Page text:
I always get a little overwhelmed at this time of year by the number of well-meaning posts and articles that suggest all the ways in which you can become happier and more successful. And these articles are so many that they even start to contradict each other – one says you should do all you can in the pursuit of happiness, another says that doing so will make you miserable!
There’s a lot of pressure to change things, as though it’s not OK to just be content as you are.
OK, so maybe next month you’ll want a new job, or new friends, or to travel around the world on a scooter. But if right here, right now, you’re content with what you have, shouldn’t that be celebrated? Yet so many of these articles subtly suggest that it’s wrong to be content. That’s it’s somehow lazy or reveals negative characteristics. But who has the right to judge your life, other than you?
What did people do 50 years ago before the Internet started telling them how to live? I’m sure they read the odd article in magazines, but for the most part they pleased themselves. Were they all miserable as a result? I very much doubt it. And that’s what people can forget to do in these modern times – they’re so busy reading what they should be doing, they forget to please themselves.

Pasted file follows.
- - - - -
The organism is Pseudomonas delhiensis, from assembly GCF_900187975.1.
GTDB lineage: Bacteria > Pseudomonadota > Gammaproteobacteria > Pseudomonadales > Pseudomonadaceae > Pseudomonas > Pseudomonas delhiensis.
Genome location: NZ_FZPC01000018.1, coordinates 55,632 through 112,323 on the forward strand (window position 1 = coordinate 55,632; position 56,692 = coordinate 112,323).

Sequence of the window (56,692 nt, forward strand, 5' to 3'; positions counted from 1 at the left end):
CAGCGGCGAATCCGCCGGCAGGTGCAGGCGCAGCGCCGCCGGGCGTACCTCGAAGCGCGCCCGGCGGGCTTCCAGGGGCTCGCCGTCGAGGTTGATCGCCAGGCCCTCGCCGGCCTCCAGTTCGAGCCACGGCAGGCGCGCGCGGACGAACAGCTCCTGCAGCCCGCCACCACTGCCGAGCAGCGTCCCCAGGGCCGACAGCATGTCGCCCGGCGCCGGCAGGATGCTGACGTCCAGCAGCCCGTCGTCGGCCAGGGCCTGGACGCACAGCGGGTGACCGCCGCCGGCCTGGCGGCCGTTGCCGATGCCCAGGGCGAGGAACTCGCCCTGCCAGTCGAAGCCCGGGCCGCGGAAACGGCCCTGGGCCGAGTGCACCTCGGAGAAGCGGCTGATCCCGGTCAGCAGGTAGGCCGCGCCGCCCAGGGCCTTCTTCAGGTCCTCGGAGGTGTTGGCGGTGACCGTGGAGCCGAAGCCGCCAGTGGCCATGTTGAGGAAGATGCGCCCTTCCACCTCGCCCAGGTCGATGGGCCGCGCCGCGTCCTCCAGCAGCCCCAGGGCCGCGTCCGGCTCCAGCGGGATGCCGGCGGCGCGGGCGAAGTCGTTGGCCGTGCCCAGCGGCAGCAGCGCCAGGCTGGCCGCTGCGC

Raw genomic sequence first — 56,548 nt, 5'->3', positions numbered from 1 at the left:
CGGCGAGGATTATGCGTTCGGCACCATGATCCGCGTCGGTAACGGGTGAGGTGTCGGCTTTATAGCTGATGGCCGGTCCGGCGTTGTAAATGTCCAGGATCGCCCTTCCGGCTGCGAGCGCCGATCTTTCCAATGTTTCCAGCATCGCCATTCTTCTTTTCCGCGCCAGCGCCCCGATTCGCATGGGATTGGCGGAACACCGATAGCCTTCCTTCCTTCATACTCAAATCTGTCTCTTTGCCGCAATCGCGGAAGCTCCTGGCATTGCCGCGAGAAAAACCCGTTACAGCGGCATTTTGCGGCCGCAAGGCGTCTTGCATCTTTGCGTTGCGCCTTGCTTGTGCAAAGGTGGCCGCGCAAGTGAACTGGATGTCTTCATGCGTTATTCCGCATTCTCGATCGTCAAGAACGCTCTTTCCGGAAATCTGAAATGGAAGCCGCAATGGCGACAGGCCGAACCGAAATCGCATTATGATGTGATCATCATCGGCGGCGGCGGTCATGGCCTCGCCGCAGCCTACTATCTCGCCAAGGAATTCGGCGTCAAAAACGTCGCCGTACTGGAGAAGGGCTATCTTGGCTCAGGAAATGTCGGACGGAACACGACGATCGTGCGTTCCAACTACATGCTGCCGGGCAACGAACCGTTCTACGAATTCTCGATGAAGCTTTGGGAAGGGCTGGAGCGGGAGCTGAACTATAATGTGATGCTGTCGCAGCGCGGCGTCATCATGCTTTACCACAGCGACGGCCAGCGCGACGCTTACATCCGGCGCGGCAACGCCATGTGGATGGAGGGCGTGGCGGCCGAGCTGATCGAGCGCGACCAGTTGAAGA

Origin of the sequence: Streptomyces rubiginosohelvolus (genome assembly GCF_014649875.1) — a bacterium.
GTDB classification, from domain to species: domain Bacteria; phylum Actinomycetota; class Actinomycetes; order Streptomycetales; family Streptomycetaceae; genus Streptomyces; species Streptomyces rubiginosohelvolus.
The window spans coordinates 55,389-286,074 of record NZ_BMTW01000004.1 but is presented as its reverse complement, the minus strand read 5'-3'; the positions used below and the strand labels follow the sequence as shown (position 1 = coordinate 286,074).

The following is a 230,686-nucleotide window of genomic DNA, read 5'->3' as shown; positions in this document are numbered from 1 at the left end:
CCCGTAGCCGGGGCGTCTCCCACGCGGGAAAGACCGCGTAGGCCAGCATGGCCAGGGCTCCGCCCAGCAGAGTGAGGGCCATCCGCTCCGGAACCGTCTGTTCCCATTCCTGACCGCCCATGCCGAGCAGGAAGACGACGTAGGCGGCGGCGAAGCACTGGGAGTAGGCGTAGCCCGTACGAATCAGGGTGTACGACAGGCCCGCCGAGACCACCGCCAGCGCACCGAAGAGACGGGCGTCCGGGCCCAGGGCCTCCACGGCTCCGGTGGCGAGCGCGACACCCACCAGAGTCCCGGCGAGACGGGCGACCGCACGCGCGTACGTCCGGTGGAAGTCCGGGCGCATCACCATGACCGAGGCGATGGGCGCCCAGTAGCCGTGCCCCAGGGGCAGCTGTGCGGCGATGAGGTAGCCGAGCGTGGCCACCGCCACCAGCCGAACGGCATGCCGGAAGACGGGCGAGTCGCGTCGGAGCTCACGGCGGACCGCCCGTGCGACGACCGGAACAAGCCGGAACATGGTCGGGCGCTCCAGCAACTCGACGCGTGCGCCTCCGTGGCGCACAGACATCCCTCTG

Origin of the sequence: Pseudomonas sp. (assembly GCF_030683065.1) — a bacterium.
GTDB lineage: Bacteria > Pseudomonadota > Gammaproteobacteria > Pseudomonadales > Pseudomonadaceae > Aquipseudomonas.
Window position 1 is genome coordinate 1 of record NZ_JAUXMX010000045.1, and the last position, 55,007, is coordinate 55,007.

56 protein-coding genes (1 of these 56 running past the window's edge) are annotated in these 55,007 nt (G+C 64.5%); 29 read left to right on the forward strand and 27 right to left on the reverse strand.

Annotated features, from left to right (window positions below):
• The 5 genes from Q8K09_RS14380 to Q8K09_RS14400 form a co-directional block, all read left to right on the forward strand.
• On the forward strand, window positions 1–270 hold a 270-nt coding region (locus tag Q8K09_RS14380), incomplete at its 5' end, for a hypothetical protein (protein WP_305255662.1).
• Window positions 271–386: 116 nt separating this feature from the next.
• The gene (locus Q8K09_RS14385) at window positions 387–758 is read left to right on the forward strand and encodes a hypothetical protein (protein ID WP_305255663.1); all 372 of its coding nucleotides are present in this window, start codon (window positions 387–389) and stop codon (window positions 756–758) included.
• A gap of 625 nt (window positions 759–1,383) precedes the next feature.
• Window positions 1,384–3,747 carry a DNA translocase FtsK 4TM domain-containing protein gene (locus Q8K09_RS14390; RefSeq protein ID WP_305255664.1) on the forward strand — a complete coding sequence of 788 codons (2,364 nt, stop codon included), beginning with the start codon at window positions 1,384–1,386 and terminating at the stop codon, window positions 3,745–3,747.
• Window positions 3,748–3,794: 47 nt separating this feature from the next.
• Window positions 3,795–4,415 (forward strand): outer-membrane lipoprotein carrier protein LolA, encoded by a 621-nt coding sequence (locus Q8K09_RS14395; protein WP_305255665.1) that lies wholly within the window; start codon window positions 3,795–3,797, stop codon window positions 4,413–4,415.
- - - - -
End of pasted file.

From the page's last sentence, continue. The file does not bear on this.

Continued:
I really think that sometimes the desire for ‘new’ can be damaging. After all, for the most part, people just plod along from day to day. That is the nature of life. Yes there are life events that happen to people, like new jobs and weddings and travels, but these things very quickly become old news and those people once again plod along as before. There really isn’t such a thing as ‘new’ because it’s old the moment it exists, or is shared, or is done.
Although it’s good to have ambition, and to strive towards change and new things that increase your emotional wellbeing, it shouldn’t be a chore or something that you feel obliged to do. And that if it is, then maybe it’s because you’re content as you are for now, for today, and that that’s OK.